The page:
Which COVID 19 Test Should You Get?
The pandemic, COVID 19, its vaccine and testing are constantly in the news. But do you understand how the tests work and which is the most appropriate for you?
How the PCR Test Works
Dr. John Kulin, DO, FCUCM, physician at Shore Urgent Care in Northfield explained the differences in the two basic COVID 19 tests – the PCR test and the antigen test. Dr. Kulin said the COVID Polymerase Chain Reaction or PCR test is a laboratory-based molecular test that is the gold standard for COVID testing. “It is the most accurate form of testing we have readily available. The PCR detects the virus’s genetic material,” said Dr. Kulin. “Results take from 36 hours to 7 days to return from the lab.”
Understanding the Antigen Rapid Test
Dr. Kulin went on to explain the rapid test, or COVID antigen test, is what is called a Point of Care (POC) test. “The antigen test looks for specific proteins on the surface of the virus. It can be done in any office or urgent care setting that is licensed to perform POC testing.” Dr. Kulin explained that can provide rapid results, in roughly 15 minutes, but states, “The antigen test is not as accurate overall as the PCR test.”
When Should a Person Be Tested?
“People should be tested as soon as they develop COVID-19 symptoms or if they have had a high risk exposure to someone diagnosed with COVID,” according to Dr. Kulin. “A high risk exposure is defined as being exposed to a person with known suspected COVID 19 and has close contact exposure.” According to the Centers for Disease Control and Prevention, close contact exposure is defined as being within 6 feet for a total of 15 minutes or more over a 24-hour period.
Exposure to an individual would include the two days before they began to show COVID 19 symptoms or if they have no symptoms in the two days prior to testing. Dr. Kulin suggests it is best to wait three to five days after a suspected high risk exposure to get tested, which will increase the likelihood that the test will give a valid result. Testing too soon, like someone running to be tested the day they are exposed, will probably lead to a negative result because the viral particles will not have been replicated enough at that point to be detected.
What is the Most Effective?
The PCR test is the most accurate and effective in all people, according to Dr. Kulin. The antigen testing has proven to be almost as accurate in patients who have two or more symptoms and are tested within the first five days of symptoms.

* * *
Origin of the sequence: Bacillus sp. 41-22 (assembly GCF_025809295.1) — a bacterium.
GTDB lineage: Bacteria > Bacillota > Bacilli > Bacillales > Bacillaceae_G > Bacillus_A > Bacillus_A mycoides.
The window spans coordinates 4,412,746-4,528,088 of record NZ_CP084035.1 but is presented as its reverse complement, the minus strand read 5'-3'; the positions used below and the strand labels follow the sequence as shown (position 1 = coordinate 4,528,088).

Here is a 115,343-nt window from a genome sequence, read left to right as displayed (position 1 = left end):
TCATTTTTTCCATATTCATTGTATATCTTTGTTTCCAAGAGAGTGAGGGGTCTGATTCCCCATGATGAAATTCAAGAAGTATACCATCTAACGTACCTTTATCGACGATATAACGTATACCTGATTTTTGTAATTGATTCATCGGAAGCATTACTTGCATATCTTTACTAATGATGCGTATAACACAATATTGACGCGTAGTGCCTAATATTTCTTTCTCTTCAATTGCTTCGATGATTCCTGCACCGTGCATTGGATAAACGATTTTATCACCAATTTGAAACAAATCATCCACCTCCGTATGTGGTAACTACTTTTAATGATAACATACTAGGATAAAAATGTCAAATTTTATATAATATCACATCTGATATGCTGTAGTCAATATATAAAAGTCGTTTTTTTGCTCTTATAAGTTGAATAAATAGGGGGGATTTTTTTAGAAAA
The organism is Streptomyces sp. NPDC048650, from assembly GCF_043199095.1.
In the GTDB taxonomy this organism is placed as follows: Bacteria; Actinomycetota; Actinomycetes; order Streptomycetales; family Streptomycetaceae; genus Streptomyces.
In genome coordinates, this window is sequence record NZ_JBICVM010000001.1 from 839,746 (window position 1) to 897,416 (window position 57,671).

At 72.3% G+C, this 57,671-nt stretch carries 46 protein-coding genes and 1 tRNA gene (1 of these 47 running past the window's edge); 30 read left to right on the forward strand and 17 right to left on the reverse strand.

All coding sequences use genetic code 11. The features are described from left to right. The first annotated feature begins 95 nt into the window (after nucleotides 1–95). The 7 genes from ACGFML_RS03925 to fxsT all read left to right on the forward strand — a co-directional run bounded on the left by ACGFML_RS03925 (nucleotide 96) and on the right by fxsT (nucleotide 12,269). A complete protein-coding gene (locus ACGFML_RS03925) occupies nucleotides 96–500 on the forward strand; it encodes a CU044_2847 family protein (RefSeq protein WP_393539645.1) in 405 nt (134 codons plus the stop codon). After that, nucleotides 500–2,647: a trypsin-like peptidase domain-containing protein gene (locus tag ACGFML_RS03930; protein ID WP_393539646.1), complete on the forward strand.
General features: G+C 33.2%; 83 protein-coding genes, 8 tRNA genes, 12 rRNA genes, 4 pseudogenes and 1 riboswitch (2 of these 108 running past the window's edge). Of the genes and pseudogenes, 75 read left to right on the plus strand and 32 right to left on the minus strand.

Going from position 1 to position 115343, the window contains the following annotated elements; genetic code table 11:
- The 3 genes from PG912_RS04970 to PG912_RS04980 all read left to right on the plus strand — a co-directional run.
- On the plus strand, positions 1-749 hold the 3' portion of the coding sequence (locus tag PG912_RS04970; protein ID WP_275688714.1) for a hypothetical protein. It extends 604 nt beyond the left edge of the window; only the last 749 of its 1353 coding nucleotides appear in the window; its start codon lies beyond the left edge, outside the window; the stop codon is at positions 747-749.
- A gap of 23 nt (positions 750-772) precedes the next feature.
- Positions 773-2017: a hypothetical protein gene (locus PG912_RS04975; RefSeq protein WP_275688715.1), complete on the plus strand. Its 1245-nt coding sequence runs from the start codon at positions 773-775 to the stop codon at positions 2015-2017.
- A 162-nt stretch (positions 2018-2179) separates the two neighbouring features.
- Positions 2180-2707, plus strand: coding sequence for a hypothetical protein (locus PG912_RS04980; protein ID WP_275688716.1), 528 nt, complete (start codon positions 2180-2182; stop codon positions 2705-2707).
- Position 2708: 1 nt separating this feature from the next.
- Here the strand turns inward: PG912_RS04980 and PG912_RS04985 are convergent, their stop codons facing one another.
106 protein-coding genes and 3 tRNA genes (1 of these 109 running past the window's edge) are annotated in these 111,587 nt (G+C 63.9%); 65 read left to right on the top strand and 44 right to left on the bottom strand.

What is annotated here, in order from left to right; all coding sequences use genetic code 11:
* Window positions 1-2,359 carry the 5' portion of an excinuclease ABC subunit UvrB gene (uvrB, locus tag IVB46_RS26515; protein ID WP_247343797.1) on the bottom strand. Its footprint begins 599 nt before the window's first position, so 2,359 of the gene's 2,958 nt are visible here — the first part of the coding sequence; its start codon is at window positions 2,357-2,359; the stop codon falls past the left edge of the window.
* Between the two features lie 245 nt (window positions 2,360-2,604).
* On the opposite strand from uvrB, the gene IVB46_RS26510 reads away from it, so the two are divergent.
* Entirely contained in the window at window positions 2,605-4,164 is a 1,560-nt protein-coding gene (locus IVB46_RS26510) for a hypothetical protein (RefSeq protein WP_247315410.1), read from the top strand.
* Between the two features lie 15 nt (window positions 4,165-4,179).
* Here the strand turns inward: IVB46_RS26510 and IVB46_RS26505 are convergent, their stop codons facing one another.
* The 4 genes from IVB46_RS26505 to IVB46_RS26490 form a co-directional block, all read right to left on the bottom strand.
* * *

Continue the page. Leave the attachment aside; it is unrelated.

The PCR or molecular test is much more sensitive at picking up the presence of the virus in asymptomatic people. For those patients without symptoms, Dr. Kulin said the antigen test is much less sensitive, meaning there is a higher percentage of false negative tests. “Your ordering medical provider will assess each person’s symptoms, exam and exposure risk when deciding which test is the best to order,” added Dr. Kulin.
Reason for a False Testing Result
Not obtaining a good or proper sample is the most frequent reason for a false negative COVID test result. The PCR test requires a specimen to be obtained from the back of the nose to be accurate, according to Dr. Kulin. He added that false positives are a part of all testing as well and related to the testing type.
The Difference Between Seasonal Flu and COVID 19
COVID 19 and seasonal flu symptoms are very similar and people can contract both at the same time. Dr. Kulin explained that both COVID 19 and the flu can have varying degrees of signs and symptoms, ranging from being asymptomatic with no symptoms to severe symptoms.
Common symptoms that COVID 19 and flu share include: fever and chills, cough, shortness of breath or difficulty breathing, fatigue, sore throat, runny or stuffy nose, muscle pains or body aches, headache and some people may have vomiting and diarrhea, though this is more common in children than adults. “COVID 19 seems to cause more serious illnesses in some people,” said Dr. Kulin. “Other signs and symptoms of COVID 19 that differ from the flu may include a change or loss of taste or smell.”
What’s the Hold Up?
The sheer volume of testing being done right now is slowing down the process and is the main reason it is taking so long for the results to be returned for COVID 19 testing. “The national labs have been overwhelmed. There are also supply shortages including testing swabs and viral transport media,” said Dr. Kulin. He added that Shore Urgent Care has been lucky to have a relationship with a New Jersey-based lab that typically been returning results in 48 hours or less.
For more information on COVID testing at Shore Urgent Care, click here.
Shore Urgent Care, located at 2605 Shore Road in Northfield has newly expanded hours 8 a.m.-8 p.m., Monday through Friday, 9 a.m-5 p.m. Saturday and Sunday. Drug screenings are available Mon-Fri. 10 a.m.-5 p.m.